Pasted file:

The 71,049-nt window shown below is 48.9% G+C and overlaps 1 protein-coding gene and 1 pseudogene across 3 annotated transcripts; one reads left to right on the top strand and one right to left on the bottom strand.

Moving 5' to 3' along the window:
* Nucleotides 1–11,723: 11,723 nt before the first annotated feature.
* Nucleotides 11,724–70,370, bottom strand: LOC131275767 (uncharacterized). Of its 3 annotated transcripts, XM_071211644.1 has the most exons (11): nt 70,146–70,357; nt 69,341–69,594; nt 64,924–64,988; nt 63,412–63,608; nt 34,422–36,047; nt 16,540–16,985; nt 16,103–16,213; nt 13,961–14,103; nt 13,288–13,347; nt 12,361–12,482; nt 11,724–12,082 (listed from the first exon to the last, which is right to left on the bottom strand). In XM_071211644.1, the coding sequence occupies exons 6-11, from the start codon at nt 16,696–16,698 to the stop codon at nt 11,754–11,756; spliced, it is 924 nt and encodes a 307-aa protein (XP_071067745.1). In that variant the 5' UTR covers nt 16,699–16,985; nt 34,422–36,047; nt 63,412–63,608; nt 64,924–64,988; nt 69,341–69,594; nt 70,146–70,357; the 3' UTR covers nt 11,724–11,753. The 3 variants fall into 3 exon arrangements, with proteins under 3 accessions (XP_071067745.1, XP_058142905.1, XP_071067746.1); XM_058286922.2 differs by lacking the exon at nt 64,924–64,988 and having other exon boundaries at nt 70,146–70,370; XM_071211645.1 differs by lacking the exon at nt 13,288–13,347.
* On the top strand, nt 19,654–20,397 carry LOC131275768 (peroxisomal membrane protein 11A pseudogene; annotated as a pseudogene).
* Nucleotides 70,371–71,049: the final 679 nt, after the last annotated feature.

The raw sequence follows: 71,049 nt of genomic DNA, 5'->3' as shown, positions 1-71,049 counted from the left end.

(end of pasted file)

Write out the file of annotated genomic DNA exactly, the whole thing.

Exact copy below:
The 71,049-nt window shown below is 48.9% G+C and overlaps 1 protein-coding gene and 1 pseudogene across 3 annotated transcripts; one reads left to right on the top strand and one right to left on the bottom strand.

Moving 5' to 3' along the window:
* Nucleotides 1–11,723: 11,723 nt before the first annotated feature.
* Nucleotides 11,724–70,370, bottom strand: LOC131275767 (uncharacterized). Of its 3 annotated transcripts, XM_071211644.1 has the most exons (11): nt 70,146–70,357; nt 69,341–69,594; nt 64,924–64,988; nt 63,412–63,608; nt 34,422–36,047; nt 16,540–16,985; nt 16,103–16,213; nt 13,961–14,103; nt 13,288–13,347; nt 12,361–12,482; nt 11,724–12,082 (listed from the first exon to the last, which is right to left on the bottom strand). In XM_071211644.1, the coding sequence occupies exons 6-11, from the start codon at nt 16,696–16,698 to the stop codon at nt 11,754–11,756; spliced, it is 924 nt and encodes a 307-aa protein (XP_071067745.1). In that variant the 5' UTR covers nt 16,699–16,985; nt 34,422–36,047; nt 63,412–63,608; nt 64,924–64,988; nt 69,341–69,594; nt 70,146–70,357; the 3' UTR covers nt 11,724–11,753. The 3 variants fall into 3 exon arrangements, with proteins under 3 accessions (XP_071067745.1, XP_058142905.1, XP_071067746.1); XM_058286922.2 differs by lacking the exon at nt 64,924–64,988 and having other exon boundaries at nt 70,146–70,370; XM_071211645.1 differs by lacking the exon at nt 13,288–13,347.
* On the top strand, nt 19,654–20,397 carry LOC131275768 (peroxisomal membrane protein 11A pseudogene; annotated as a pseudogene).
* Nucleotides 70,371–71,049: the final 679 nt, after the last annotated feature.

The raw sequence follows: 71,049 nt of genomic DNA, 5'->3' as shown, positions 1-71,049 counted from the left end.